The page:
Canadians are no stranger to the cold weather. But for dogs who prefer to stay indoors during the winter months, it’s important to find other avenues for enrichment.
Finding creative ways to keep your dog active and mentally stimulated will not only be tons of fun – for you and your dog – but it will also help to strengthen your human-animal bond. Here are some indoor enrichment ideas that you and your pup can explore during the winter season.
Good and consistent training is so important for an animal’s overall wellbeing. It sets puppies up for success and helps adults and seniors thrive. Toronto Humane Society is currently offering group training classes and puppy classes that you can enroll in. Here is a list of our current offerings:
Click here to learn more about the services and to enroll into a training class.
Mealtimes at home can be a great opportunity to let your dog use their brain to forage for food. Here are some examples.
If you have a muffin baking tin, turn it upside down and spread your dog’s food around the depressions. Or, if you have some tennis balls in the house, place the muffin tin right-side up and store kibble inside the cups. Then place the tennis balls on top of each kibble pile. Your dog will use their nose to sniff the food out from beneath the tennis balls.
Have a cardboard box laying around? Fill it with crumpled up newspaper and hide your dog’s treats inside. Dogs love this one. Just make sure you don’t leave any shredded paper around once mealtime is over.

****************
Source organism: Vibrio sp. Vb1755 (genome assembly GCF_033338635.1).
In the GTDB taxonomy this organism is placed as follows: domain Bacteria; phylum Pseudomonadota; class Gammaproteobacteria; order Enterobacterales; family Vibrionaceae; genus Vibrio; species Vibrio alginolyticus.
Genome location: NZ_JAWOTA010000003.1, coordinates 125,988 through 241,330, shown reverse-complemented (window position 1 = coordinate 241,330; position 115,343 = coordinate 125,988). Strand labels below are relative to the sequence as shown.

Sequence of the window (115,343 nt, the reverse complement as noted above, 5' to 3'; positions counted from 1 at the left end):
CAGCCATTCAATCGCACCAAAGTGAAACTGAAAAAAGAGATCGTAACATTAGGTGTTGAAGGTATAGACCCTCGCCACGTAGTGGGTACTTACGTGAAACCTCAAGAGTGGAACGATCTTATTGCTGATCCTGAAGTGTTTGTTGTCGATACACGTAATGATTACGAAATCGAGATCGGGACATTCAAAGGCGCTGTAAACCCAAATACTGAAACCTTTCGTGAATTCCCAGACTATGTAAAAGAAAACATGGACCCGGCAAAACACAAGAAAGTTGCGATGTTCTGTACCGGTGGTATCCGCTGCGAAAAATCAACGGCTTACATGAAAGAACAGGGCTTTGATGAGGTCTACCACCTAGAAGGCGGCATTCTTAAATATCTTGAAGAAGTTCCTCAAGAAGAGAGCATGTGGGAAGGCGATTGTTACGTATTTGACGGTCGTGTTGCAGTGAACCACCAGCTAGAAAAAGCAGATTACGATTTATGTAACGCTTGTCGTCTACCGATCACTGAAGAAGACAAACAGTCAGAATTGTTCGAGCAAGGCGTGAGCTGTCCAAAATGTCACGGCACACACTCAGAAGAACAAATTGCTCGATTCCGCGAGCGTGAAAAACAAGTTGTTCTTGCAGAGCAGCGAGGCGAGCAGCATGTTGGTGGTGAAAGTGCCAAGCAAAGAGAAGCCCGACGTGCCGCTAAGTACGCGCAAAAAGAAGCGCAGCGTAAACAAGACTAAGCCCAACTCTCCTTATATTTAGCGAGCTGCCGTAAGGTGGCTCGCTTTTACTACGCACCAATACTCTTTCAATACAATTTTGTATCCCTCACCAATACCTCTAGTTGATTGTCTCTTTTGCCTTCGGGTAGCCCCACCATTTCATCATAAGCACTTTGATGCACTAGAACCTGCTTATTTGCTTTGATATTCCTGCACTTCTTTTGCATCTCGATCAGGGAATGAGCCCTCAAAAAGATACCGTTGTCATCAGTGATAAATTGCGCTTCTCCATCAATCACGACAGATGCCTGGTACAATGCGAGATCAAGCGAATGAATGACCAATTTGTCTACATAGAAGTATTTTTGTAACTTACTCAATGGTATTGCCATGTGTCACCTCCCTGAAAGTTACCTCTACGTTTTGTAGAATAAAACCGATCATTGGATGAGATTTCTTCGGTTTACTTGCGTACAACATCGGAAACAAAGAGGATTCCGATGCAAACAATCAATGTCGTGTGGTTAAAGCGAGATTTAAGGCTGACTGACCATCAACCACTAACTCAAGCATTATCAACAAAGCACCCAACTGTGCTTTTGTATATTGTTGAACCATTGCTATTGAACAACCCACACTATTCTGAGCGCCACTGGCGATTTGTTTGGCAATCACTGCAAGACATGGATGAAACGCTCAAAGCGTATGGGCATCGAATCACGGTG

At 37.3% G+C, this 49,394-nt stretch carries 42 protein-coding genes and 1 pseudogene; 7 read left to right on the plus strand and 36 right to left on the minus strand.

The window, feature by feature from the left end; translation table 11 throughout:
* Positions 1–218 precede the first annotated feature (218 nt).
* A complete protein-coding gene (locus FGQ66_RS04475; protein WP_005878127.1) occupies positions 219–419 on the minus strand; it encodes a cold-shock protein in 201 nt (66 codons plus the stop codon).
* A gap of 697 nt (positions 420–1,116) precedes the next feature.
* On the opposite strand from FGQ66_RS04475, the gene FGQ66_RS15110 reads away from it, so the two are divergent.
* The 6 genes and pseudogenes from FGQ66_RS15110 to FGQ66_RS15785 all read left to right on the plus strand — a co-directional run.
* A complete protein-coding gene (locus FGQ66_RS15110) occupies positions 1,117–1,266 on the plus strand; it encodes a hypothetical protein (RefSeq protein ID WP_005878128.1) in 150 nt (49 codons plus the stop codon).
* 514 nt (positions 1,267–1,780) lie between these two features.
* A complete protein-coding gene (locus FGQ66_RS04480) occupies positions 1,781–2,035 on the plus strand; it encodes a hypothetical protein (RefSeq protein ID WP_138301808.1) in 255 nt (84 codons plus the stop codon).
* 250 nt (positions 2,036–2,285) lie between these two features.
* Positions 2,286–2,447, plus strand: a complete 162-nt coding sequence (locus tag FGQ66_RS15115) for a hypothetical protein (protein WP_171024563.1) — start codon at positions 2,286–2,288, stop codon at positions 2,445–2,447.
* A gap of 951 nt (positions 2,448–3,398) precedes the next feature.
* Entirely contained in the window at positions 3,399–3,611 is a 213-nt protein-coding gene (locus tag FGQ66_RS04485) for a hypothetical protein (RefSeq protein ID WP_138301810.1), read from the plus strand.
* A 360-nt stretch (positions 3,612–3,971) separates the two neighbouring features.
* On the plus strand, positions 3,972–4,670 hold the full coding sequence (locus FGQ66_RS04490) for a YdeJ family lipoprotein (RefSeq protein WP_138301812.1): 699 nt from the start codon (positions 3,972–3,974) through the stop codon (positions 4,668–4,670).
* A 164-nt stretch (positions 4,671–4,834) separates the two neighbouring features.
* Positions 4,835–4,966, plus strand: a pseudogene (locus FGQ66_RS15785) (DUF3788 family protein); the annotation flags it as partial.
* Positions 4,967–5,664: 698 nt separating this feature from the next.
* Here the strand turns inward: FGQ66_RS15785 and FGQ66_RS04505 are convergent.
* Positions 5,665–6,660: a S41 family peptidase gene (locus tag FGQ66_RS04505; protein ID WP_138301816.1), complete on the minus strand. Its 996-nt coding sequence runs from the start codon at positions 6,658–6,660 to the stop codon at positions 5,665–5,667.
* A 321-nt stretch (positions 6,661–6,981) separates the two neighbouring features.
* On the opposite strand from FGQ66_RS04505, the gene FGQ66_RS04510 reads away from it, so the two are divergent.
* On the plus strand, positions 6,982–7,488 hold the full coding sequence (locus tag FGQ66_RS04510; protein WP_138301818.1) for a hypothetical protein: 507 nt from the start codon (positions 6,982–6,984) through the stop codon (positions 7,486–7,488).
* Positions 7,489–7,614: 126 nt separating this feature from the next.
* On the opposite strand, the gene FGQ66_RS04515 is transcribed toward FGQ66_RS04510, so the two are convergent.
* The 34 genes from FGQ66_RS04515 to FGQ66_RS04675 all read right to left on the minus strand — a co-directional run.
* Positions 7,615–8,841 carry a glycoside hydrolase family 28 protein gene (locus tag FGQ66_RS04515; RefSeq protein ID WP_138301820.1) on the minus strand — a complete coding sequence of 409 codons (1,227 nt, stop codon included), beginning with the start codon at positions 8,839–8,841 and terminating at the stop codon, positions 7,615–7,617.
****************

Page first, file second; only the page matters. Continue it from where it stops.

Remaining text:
Using challenging games and puzzles is a great way to keep your animal active during the cold winter months.
For example, you can create a kibble scavenger hunt in your backyard or a large enough room in your house. Make the hiding places easy – even within plain sight at first. Tell your dog to “Go Find It” and lead the dog to the pile of “hidden” kibble. Once the dog gets the idea, you can gradually make the food more difficult to find. Remember, if the dog stops looking or shows stress over the game, simply make it easier, and then increase difficulty incrementally in small steps.
Another fun DIY game is hiding a treat under one of three plastic cups. Mix them up and then ask your dog to find the right cup to get the treat. Quick, easy, and mentally stimulating!
Treating your dog with some new interactive toys helps to keep them engaged. Toys that also double as treat dispensers, like the classic KONG toy, are great tools to keep your dog’s mind active during the cold winter months.
Recall games such as “hide and seek” where you would hide in a room and have your dog use their nose to find you, or a good game of tug-of-war is a good way to get your dog’s heart pumping. Playing with your pup –even for just 30 to 45 minutes– goes a long way for physical enrichment.
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